Left atrial appendage and risk of stroke
ROME, ITALY. Although lone atrial fibrillation (LAF) as such is not a risk factor for ischemic stroke, the likelihood of suffering a stroke or transient ischemic attack (TIA) increases if the LAF is accompanied by heart disease, presence of prosthetic heart valves, hypertension (blood pressure greater than 160/90 mm Hg), diabetes, low left ventricular ejection fraction (< 45%) or a history of stroke, TIA, heart attack or peripheral vascular embolism.

A group of Italian medical researchers now report that an elevated level of the inflammation marker C-reactive protein (CRP) and a reduced blood flow through the left atrial appendage (LAA) are associated with an increased risk of forming blood clots (thrombi) in the left atrium. Their study included 150 patients (46% men, age ranging between 53 and 77 years) with persistent, non-valvular atrial fibrillation (AF). Prior to their scheduled electrical cardioversion, all patients underwent transesophageal echocardiography (TEE) and had blood samples drawn for later analysis. Examination of the echocardiograms revealed the existence of dense spontaneous echo contrast (SEC) in 52 patients. SEC is considered to be the origin of thrombi and is seen as a swirling pattern (fog) on the TEE; the denser the pattern the more likely it is that a clot will eventually develop. Nine patients were found to have a thrombus in the LAA and were excluded from further evaluation. The remaining 98 patients had no dense SEC. It is interesting that 85% of study participants were on warfarin, which is supposed to prevent clot formation.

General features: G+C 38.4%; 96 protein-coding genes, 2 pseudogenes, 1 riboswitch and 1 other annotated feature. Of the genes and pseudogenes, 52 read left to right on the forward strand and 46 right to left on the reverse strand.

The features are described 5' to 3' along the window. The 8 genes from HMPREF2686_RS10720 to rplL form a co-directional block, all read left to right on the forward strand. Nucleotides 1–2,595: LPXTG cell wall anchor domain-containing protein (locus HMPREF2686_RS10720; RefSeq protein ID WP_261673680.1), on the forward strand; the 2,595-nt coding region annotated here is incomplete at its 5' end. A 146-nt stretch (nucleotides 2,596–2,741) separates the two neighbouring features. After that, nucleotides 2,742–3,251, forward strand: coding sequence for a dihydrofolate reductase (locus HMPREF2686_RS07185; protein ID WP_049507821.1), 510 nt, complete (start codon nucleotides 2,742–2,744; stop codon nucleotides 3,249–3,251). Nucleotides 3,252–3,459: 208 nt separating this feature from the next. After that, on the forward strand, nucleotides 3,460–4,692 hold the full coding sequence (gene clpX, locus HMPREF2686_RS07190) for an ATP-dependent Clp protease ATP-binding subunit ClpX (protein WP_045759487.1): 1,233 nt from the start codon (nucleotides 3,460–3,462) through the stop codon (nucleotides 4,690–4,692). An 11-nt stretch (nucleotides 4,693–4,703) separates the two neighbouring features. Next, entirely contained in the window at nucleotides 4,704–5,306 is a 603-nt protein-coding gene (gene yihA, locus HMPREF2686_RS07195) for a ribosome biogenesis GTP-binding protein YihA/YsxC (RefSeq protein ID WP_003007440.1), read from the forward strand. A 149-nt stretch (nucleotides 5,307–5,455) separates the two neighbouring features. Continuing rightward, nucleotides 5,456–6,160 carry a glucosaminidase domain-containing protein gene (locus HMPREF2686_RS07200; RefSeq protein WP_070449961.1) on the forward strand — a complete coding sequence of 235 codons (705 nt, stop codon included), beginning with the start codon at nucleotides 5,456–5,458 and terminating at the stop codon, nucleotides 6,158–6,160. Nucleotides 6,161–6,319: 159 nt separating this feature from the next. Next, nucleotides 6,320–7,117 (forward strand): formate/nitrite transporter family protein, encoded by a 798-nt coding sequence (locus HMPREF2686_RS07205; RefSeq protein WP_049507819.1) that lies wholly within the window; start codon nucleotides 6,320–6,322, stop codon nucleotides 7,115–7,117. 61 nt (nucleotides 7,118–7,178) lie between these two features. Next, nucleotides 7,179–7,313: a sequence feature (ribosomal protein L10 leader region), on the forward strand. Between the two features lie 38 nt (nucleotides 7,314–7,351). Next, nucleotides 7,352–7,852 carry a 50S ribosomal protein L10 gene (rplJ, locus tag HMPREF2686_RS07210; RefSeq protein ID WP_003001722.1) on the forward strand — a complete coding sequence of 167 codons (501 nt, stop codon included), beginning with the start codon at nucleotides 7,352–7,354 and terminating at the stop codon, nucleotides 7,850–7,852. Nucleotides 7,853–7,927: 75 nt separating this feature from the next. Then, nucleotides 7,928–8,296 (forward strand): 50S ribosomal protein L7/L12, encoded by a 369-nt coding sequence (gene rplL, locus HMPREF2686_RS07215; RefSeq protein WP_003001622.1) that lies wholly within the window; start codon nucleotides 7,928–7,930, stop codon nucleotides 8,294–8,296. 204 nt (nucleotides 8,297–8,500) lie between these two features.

Analysis of blood samples drawn prior to cardioversion showed that the presence of dense SEC was directly associated with elevated levels of C-reactive protein, D-dimer and fibrinogen. Examination of the echocardiogram revealed that the presence of dense SEC was strongly associated with a low velocity of blood flow in the LAA and significantly related with an enlarged left atrium. Somewhat surprisingly, left ventricular ejection fraction did not seem to affect LAA flow velocity. After correcting for possible confounders, a multivariate analysis showed that only LAA flow velocity and CRP level were associated with the presence of dense SEC at a level achieving statistical significance.

The researchers conclude that patients with low LAA velocity (less than 0.25 m/sec) have a 19-fold increased risk of harboring dense SEC as compared to those with normal flow velocity. Similarly, a CRP level above 3 mg/L (0.3 mg/dL) was associated with a 3.4-fold increased risk of dense SEC.

Cianfrocca, C, Santini, M, et al. C-reactive protein and left atrial appendage velocity are independent determinants of the risk of thrombogenesis in patients with atrial fibrillation. International Journal of Cardiology, Vol. 142, 2010, pp. 22-28

Editor's comment: The finding that a low LAA flow velocity is associated with a greater risk of forming dense SEC and blood clots is not surprising. Blood stasis, such as also found in deep vein thrombosis, is an obvious incubator of thrombi. What is somewhat surprising is the finding that left ventricular ejection fraction is not associated with SEC formation. Seeing that the left ventricle abuts the LAA, one would expect that a more forceful left ventricular ejection would result in a greater LAA emptying velocity. The finding that a high CRP level (inflammation) is associated with an increased risk of dense SEC once again emphasizes the importance of knowing one's CRP level and, if necessary, reduce it through the use of natural anti-inflammatories such as Zyflamend, ginger, curcumin, vitamin C, beta-sitosterol, boswellia or Moducare.